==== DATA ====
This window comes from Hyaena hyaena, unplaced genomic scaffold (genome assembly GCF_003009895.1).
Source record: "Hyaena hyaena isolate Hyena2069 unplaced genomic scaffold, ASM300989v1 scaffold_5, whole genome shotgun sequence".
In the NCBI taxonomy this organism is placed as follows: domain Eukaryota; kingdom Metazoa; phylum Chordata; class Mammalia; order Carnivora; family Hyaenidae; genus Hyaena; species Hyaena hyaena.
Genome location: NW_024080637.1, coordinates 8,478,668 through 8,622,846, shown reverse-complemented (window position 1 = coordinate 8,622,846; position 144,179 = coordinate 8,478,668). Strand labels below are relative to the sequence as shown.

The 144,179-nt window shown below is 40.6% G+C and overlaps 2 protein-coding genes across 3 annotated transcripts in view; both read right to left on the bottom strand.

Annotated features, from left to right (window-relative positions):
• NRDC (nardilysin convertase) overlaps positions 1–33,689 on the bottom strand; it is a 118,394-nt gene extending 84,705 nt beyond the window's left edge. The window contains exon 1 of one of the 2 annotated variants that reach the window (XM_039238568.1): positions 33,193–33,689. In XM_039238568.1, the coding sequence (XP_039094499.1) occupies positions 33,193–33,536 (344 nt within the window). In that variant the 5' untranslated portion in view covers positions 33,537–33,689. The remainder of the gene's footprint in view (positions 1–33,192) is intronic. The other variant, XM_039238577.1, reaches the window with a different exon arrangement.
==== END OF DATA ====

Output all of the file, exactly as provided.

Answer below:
This window comes from Hyaena hyaena, unplaced genomic scaffold (genome assembly GCF_003009895.1).
Source record: "Hyaena hyaena isolate Hyena2069 unplaced genomic scaffold, ASM300989v1 scaffold_5, whole genome shotgun sequence".
In the NCBI taxonomy this organism is placed as follows: domain Eukaryota; kingdom Metazoa; phylum Chordata; class Mammalia; order Carnivora; family Hyaenidae; genus Hyaena; species Hyaena hyaena.
Genome location: NW_024080637.1, coordinates 8,478,668 through 8,622,846, shown reverse-complemented (window position 1 = coordinate 8,622,846; position 144,179 = coordinate 8,478,668). Strand labels below are relative to the sequence as shown.

The 144,179-nt window shown below is 40.6% G+C and overlaps 2 protein-coding genes across 3 annotated transcripts in view; both read right to left on the bottom strand.

Annotated features, from left to right (window-relative positions):
• NRDC (nardilysin convertase) overlaps positions 1–33,689 on the bottom strand; it is a 118,394-nt gene extending 84,705 nt beyond the window's left edge. The window contains exon 1 of one of the 2 annotated variants that reach the window (XM_039238568.1): positions 33,193–33,689. In XM_039238568.1, the coding sequence (XP_039094499.1) occupies positions 33,193–33,536 (344 nt within the window). In that variant the 5' untranslated portion in view covers positions 33,537–33,689. The remainder of the gene's footprint in view (positions 1–33,192) is intronic. The other variant, XM_039238577.1, reaches the window with a different exon arrangement.